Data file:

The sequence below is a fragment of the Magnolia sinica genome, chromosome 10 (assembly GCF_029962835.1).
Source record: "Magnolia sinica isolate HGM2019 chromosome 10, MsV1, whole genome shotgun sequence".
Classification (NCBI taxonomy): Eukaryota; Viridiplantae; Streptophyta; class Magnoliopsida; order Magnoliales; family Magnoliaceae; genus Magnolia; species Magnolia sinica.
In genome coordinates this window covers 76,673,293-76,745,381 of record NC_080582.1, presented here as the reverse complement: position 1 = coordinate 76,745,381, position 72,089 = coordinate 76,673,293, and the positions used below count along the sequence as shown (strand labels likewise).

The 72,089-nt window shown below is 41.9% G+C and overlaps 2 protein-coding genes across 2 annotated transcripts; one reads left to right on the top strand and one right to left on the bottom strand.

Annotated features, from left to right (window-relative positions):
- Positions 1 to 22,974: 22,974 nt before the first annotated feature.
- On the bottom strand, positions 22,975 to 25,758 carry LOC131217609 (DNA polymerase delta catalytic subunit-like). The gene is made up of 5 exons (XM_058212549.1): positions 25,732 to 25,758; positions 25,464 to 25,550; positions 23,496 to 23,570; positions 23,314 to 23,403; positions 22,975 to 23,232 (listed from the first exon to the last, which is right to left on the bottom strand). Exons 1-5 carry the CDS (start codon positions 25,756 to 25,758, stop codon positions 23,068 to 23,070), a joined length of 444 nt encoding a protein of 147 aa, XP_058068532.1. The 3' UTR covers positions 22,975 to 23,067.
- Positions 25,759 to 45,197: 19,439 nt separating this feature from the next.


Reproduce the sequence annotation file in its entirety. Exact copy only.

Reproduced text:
The sequence below is a fragment of the Magnolia sinica genome, chromosome 10 (assembly GCF_029962835.1).
Source record: "Magnolia sinica isolate HGM2019 chromosome 10, MsV1, whole genome shotgun sequence".
Classification (NCBI taxonomy): Eukaryota; Viridiplantae; Streptophyta; class Magnoliopsida; order Magnoliales; family Magnoliaceae; genus Magnolia; species Magnolia sinica.
In genome coordinates this window covers 76,673,293-76,745,381 of record NC_080582.1, presented here as the reverse complement: position 1 = coordinate 76,745,381, position 72,089 = coordinate 76,673,293, and the positions used below count along the sequence as shown (strand labels likewise).

The 72,089-nt window shown below is 41.9% G+C and overlaps 2 protein-coding genes across 2 annotated transcripts; one reads left to right on the top strand and one right to left on the bottom strand.

Annotated features, from left to right (window-relative positions):
- Positions 1 to 22,974: 22,974 nt before the first annotated feature.
- On the bottom strand, positions 22,975 to 25,758 carry LOC131217609 (DNA polymerase delta catalytic subunit-like). The gene is made up of 5 exons (XM_058212549.1): positions 25,732 to 25,758; positions 25,464 to 25,550; positions 23,496 to 23,570; positions 23,314 to 23,403; positions 22,975 to 23,232 (listed from the first exon to the last, which is right to left on the bottom strand). Exons 1-5 carry the CDS (start codon positions 25,756 to 25,758, stop codon positions 23,068 to 23,070), a joined length of 444 nt encoding a protein of 147 aa, XP_058068532.1. The 3' UTR covers positions 22,975 to 23,067.
- Positions 25,759 to 45,197: 19,439 nt separating this feature from the next.